(Adds background about debate surrounding the riskiness of
By Sarah N. Lynch
WASHINGTON, March 28 The U.S. risk council will
host a May 19 public conference to assess risks asset managers
pose to financial markets, as the regulator faces industry
efforts to ward off more oversight of large operators.
The Financial Stability Oversight Council event at the
Treasury Department will feature panel discussions moderated by
U.S. regulatory staff, the department said on Friday.
The FSOC is seeking input from the industry and other
stakeholders, including academics and public interest groups,
the Treasury Department said in a statement.
The FSOC is chaired by Treasury Secretary Jack Lew and
comprises the heads of every major U.S. banking and financial
market regulatory agency.
The 2010 Dodd-Frank Wall Street reform law created the FSOC
and empowered it to police the marketplace for possible emerging
The FSOC can designate large financial firms as "systemic,"
a tag that carries capital requirements and additional
supervision by the Federal Reserve. The designation already
applies to two large insurance companies - American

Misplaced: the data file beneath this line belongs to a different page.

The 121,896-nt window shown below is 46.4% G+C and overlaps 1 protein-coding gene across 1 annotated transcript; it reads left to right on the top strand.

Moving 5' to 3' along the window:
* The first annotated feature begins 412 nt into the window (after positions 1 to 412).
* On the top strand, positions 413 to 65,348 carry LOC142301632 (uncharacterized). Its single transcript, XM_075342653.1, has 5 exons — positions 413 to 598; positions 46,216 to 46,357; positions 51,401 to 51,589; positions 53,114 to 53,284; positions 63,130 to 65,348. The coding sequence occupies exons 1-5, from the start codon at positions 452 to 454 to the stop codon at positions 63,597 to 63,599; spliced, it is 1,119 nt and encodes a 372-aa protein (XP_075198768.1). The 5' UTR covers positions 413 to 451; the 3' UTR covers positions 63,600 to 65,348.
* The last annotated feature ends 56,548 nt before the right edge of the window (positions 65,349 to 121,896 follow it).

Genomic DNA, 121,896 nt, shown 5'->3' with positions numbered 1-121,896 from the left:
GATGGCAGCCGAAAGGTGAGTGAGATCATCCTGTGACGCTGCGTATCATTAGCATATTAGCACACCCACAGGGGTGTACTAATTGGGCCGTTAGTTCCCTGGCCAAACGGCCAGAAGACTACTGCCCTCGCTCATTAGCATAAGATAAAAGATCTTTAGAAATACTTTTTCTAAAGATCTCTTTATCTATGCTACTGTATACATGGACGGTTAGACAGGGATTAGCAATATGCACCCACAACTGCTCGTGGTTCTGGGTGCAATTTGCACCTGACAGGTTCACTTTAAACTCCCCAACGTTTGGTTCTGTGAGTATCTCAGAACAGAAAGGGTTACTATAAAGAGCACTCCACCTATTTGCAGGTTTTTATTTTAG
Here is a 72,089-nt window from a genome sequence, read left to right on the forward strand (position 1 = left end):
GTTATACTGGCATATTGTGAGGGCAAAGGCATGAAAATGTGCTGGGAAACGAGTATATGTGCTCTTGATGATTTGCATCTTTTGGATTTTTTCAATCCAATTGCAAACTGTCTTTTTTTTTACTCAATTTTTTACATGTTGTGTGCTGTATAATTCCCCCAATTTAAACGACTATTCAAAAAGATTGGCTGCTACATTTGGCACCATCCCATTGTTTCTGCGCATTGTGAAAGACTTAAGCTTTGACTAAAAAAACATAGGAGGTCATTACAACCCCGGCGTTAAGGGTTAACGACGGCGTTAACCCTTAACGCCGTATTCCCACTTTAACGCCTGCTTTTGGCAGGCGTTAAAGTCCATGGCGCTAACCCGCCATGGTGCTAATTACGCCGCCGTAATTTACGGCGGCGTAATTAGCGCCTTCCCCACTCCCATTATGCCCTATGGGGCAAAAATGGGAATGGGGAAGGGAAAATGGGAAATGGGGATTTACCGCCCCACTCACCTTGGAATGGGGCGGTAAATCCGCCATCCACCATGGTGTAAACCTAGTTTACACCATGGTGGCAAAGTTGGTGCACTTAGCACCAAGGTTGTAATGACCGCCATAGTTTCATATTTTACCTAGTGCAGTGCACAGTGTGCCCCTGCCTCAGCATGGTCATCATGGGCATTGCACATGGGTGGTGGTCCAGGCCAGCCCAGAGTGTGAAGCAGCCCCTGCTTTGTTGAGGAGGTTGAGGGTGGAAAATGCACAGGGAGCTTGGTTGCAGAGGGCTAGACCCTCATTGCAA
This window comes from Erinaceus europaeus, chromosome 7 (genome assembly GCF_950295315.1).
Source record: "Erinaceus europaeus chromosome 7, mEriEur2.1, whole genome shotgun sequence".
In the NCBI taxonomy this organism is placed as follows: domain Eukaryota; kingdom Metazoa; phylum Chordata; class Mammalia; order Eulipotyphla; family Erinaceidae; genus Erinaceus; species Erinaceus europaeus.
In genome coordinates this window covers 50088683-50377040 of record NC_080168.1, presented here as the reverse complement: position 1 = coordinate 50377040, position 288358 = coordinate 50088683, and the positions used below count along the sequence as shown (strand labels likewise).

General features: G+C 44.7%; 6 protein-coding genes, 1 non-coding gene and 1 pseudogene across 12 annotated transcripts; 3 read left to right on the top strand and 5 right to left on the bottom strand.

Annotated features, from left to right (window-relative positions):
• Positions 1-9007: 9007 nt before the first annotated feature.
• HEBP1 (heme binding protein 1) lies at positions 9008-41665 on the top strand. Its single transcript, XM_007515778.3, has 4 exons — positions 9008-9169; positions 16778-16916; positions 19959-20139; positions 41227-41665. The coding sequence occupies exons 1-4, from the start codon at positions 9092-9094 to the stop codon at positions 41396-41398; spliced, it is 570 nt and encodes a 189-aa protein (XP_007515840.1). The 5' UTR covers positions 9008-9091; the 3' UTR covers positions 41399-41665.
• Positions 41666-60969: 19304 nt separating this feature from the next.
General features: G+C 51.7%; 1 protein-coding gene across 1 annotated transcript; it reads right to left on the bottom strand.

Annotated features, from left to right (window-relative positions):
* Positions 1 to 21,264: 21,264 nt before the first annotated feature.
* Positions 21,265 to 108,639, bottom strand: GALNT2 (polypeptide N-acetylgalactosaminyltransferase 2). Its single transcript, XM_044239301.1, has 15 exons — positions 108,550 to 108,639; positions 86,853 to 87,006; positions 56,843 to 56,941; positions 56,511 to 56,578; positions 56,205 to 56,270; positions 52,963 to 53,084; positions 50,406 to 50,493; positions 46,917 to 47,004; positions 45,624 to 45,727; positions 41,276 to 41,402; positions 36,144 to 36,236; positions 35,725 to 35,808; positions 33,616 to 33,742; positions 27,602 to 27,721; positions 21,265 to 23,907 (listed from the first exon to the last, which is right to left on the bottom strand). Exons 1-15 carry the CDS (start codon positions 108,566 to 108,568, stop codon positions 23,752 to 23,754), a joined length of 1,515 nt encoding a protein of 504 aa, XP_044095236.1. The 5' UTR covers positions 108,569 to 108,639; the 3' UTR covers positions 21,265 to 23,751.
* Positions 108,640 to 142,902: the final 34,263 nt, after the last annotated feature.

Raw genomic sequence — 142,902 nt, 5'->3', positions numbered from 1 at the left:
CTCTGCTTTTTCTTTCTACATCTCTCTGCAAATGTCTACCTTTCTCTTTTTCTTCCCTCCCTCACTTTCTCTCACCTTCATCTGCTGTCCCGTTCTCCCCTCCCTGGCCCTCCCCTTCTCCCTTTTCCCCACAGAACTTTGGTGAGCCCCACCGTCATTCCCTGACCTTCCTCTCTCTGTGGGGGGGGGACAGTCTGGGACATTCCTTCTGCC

International Group Inc and Prudential Financial Inc
, as well as GE Capital, a unit of General Electric Co
The FSOC is studying the asset management sector to
determine if large firms such as BlackRock Inc or
Fidelity could also pose risks.
In September, the Office of Financial Research, a unit
housed in Treasury, released a report that found asset
management activities could pose risks to the marketplace.
The report has been largely panned by the industry, which
claimed it contained flaws and fundamentally misunderstood how
asset managers operate.
The U.S. Securities and Exchange Commission, the industry's
primary regulator, also privately disagreed with the report and
put it up on its website for public comment. The posting
provided a forum for a deluge of criticism from the industry,
public interest groups and lawmakers.
Many firms and trade associations have called for the report
to be withdrawn, and urged FSOC not to use it as a basis for
determining whether asset managers should be designated.
(Reporting by Sarah N. Lynch; Editing by James Dalgleish and